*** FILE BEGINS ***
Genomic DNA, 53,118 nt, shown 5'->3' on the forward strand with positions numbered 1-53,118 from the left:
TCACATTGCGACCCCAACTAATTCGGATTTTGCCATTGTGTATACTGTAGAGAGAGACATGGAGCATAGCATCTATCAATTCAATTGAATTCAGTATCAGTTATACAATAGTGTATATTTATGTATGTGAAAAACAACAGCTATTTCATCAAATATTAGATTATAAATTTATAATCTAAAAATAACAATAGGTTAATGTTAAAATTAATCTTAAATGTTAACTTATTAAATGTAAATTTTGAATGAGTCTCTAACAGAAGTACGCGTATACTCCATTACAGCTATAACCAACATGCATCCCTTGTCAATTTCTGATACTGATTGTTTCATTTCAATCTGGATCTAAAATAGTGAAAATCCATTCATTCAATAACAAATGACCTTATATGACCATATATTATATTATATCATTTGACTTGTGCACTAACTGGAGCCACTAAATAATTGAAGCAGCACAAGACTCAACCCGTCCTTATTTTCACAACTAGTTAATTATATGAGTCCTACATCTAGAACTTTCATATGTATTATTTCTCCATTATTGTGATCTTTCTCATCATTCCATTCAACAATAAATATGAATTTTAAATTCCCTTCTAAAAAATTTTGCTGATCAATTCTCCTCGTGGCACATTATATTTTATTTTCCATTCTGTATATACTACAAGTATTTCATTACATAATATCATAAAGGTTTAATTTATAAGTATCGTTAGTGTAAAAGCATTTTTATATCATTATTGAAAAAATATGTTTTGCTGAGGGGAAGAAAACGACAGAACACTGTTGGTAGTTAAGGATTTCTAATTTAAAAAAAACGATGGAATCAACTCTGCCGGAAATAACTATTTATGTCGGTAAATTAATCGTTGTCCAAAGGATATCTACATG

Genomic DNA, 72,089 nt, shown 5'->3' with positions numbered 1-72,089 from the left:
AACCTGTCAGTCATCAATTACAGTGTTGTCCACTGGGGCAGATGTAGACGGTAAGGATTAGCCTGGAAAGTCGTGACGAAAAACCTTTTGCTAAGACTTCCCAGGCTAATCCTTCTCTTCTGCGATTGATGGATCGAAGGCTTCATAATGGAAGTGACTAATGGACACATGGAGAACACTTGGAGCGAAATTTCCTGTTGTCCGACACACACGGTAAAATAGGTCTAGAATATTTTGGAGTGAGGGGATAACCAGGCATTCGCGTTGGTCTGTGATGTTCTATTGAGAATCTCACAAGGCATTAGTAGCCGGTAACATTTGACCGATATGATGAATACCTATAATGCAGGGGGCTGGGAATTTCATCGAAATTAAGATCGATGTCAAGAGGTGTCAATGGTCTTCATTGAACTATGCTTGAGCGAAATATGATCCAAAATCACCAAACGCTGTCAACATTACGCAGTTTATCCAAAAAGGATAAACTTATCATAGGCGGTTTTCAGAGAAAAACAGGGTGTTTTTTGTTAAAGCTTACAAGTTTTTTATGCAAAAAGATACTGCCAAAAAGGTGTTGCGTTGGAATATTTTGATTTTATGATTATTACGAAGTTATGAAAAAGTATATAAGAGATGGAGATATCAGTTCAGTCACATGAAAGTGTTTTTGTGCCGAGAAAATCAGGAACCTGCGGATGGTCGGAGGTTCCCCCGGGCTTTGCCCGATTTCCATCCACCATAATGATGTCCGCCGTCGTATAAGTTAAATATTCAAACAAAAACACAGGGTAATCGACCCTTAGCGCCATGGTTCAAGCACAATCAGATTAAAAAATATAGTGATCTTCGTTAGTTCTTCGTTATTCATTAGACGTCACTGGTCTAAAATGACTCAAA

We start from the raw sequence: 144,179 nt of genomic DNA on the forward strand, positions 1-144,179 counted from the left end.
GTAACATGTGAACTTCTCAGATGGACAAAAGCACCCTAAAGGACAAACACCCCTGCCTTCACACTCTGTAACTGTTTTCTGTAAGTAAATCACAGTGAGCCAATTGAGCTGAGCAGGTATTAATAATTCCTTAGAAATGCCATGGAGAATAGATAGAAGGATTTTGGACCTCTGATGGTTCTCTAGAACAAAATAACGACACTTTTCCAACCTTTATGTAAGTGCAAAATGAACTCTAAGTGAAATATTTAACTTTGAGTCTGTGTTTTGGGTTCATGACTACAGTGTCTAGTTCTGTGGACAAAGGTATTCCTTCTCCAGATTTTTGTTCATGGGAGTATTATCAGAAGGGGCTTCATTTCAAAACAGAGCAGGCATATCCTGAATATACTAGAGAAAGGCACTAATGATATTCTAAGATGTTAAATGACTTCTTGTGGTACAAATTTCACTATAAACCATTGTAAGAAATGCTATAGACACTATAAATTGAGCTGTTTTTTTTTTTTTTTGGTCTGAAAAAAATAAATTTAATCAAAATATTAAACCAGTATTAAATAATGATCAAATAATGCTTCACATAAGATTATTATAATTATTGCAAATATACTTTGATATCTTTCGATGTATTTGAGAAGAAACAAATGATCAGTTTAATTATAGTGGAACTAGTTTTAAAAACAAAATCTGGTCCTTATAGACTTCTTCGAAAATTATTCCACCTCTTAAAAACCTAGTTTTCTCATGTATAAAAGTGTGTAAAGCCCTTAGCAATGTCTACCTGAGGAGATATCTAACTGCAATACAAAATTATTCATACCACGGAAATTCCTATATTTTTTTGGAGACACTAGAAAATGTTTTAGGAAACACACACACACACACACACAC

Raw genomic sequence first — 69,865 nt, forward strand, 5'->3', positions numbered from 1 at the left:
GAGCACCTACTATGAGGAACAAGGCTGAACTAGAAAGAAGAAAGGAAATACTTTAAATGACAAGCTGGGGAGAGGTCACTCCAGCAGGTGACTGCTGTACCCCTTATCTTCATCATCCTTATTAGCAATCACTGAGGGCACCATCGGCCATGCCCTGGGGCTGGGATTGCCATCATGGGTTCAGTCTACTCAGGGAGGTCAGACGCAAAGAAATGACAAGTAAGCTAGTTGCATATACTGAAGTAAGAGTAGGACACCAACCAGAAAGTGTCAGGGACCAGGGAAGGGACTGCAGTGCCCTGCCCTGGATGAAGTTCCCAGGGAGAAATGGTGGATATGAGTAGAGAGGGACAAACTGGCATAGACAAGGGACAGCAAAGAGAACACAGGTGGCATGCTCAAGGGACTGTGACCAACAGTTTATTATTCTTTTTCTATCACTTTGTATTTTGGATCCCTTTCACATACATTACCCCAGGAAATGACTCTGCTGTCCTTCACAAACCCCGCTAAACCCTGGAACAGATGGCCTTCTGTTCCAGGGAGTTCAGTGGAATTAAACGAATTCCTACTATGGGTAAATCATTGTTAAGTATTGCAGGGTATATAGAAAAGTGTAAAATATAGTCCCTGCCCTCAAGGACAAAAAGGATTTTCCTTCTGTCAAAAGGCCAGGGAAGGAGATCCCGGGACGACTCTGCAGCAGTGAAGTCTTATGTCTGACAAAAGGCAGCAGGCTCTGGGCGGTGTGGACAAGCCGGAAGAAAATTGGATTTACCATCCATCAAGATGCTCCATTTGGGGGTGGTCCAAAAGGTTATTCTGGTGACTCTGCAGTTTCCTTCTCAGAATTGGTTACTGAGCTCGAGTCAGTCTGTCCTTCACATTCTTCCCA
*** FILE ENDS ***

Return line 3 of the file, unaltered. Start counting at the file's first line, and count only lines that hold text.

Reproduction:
Genomic DNA, 72,089 nt, shown 5'->3' with positions numbered 1-72,089 from the left: